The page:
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Understanding Training Classes (Regularization Images) on SD 1.5

Dive deeper into understanding Scenario's Regularization and Class categories


     When training a custom model on Scenario with SD 1.5, you will be prompted to select either a regularization class. This is a classification system that determines how the model should handle certain types of data during training. There are several regularization classes available, each of which is designed for specific types of images or styles. Sometimes it takes time to find the perfect class, and we encourage training your set on a few options.

     Selecting the appropriate regularization class can help to improve the quality of the generated images and prevent overfitting. It is important to consider the characteristics of your dataset when choosing a regularization class. For example, if your images are highly detailed and photorealistic, you may want to select a regularization class that is designed to handle that type of data. On the other hand, if your images are more stylized and abstract, a different regularization class may be more suitable.

     For example, this style dataset would work best as concept art or illustration.

     However, although it is also a style and would work with illustration or concept art, the ‘sketch’ regularization class is more specific, so a user might see a result that matches their vision:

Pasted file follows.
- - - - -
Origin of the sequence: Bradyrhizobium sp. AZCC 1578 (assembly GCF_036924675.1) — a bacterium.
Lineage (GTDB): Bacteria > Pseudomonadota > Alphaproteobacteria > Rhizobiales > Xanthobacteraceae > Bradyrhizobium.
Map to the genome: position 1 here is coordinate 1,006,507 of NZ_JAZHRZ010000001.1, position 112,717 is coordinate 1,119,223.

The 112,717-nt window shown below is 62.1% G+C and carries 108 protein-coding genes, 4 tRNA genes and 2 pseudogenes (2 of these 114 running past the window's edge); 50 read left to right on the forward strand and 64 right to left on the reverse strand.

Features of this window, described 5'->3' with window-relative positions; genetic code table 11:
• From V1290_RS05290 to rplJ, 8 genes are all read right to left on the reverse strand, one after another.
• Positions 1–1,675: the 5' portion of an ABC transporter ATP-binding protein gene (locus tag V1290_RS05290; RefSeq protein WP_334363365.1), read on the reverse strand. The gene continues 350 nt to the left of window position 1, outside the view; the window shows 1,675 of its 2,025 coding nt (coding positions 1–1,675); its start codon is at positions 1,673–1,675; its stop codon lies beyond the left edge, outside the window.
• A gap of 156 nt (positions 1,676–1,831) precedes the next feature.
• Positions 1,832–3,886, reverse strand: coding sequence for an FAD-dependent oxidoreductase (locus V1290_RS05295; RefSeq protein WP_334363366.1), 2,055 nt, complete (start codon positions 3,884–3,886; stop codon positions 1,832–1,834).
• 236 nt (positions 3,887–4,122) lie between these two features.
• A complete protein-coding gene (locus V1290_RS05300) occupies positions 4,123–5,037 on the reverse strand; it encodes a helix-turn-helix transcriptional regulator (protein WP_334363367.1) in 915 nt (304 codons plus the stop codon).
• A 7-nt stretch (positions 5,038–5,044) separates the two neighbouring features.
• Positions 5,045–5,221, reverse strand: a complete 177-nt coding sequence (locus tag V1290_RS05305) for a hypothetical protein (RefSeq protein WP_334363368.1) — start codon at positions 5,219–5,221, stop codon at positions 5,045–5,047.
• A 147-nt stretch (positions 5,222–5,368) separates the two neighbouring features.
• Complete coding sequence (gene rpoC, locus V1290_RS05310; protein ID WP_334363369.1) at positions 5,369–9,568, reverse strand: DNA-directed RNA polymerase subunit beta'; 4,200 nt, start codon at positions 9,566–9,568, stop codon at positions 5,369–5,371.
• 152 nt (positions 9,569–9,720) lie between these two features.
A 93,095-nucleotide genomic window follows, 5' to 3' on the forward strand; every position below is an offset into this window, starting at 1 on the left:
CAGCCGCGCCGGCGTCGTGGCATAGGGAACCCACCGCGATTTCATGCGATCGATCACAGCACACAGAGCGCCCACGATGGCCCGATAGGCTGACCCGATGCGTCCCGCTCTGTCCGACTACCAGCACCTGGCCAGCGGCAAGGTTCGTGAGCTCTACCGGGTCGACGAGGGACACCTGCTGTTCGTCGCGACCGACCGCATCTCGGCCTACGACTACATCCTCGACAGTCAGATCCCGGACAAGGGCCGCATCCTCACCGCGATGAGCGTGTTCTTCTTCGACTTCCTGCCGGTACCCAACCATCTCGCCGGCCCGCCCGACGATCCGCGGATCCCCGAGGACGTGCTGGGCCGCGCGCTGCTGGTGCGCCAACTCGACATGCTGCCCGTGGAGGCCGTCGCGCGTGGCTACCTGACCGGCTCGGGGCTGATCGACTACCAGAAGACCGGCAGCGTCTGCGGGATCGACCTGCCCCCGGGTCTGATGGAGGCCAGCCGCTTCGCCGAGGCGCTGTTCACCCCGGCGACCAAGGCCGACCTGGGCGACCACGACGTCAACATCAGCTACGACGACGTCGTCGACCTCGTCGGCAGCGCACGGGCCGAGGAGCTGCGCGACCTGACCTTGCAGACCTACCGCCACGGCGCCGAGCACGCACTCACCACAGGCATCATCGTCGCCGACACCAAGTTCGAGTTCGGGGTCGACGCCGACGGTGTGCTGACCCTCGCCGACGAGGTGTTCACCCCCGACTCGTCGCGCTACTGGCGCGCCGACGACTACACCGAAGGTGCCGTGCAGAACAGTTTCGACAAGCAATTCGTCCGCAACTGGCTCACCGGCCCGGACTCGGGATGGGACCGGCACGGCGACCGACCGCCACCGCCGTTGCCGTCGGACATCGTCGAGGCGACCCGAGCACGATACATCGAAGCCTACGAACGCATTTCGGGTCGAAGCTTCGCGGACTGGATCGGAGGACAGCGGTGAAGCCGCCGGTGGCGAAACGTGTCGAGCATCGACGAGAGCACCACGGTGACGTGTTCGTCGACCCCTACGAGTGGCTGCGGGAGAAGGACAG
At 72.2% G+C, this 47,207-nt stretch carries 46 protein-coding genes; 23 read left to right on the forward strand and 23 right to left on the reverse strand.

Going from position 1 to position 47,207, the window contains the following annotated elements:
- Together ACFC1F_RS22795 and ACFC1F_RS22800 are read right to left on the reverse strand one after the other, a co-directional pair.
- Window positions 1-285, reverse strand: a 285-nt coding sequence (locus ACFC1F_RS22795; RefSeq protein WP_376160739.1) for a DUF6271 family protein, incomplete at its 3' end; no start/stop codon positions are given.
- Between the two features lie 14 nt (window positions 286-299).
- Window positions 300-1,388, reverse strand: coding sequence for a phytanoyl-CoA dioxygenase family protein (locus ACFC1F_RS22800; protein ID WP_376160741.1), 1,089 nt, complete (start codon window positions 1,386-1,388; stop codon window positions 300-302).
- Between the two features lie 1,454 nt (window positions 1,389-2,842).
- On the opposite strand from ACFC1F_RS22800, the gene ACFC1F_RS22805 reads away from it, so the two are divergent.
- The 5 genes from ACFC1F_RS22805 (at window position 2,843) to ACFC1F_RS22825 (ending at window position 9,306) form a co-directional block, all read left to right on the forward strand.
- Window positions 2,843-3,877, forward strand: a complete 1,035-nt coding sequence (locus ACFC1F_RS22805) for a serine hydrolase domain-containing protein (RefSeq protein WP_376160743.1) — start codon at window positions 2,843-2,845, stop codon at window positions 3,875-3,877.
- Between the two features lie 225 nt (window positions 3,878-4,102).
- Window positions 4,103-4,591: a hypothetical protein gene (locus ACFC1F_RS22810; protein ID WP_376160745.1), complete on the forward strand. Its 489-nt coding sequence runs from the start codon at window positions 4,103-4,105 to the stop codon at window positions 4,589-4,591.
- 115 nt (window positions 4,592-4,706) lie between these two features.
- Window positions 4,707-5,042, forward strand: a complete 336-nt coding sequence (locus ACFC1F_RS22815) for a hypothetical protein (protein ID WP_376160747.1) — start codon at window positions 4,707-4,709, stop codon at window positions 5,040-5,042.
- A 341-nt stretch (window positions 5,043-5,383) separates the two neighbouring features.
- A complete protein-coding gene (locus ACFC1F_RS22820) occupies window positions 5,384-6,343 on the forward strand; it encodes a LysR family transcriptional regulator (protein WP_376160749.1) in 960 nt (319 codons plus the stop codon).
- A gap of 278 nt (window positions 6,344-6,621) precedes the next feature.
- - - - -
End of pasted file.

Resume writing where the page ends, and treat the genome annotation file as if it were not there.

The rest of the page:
Experimenting with different regularization classes can help you to find the one that works best for your specific needs. In this tutorial, we will broadly discuss the various regularization class options and their potential use cases to help you choose the right one for your project.

What is a Regularization Class?

     Regularization classes are a way to improve the accuracy of neural networks by introducing noise or randomness to a set of data points, such as pixel or vector images. This helps to prevent overfitting, where a neural network becomes too precise with a specific training set but is unable to make accurate predictions on new data. Using regularization images during training can help a neural network to detect more general patterns and improve its overall accuracy.

     Imagine that you are trying to create a detailed, lifelike drawing of a specific person's face. You have a lot of reference photos of the person and are using them to guide your drawing. However, you don't want your drawing to be an exact copy of any one of the reference photos; you want it to be a composite that captures the person's overall appearance.

     To do this, you might decide to use a regularization technique in your drawing process. This could be something like "averaging" the different reference photos together or only allowing yourself to use a limited number of fine details from each photo. By adding these constraints to your drawing process, you are regularizing your image generation; you are preventing it from becoming too complex and overfitting to any one reference photo. This can help your drawing to be more representative of the person's overall appearance, rather than being overly influenced by any one reference photo.

What are Regularization Images?

The goal of regularization in image generation (and in machine learning more generally) is to balance the need for detail and accuracy with the need for generalization and flexibility. Just like in the example above, regularization helps to prevent a model from becoming too complex and overfitting to the training data, which can lead to poor performance when the model is applied to new, unseen data.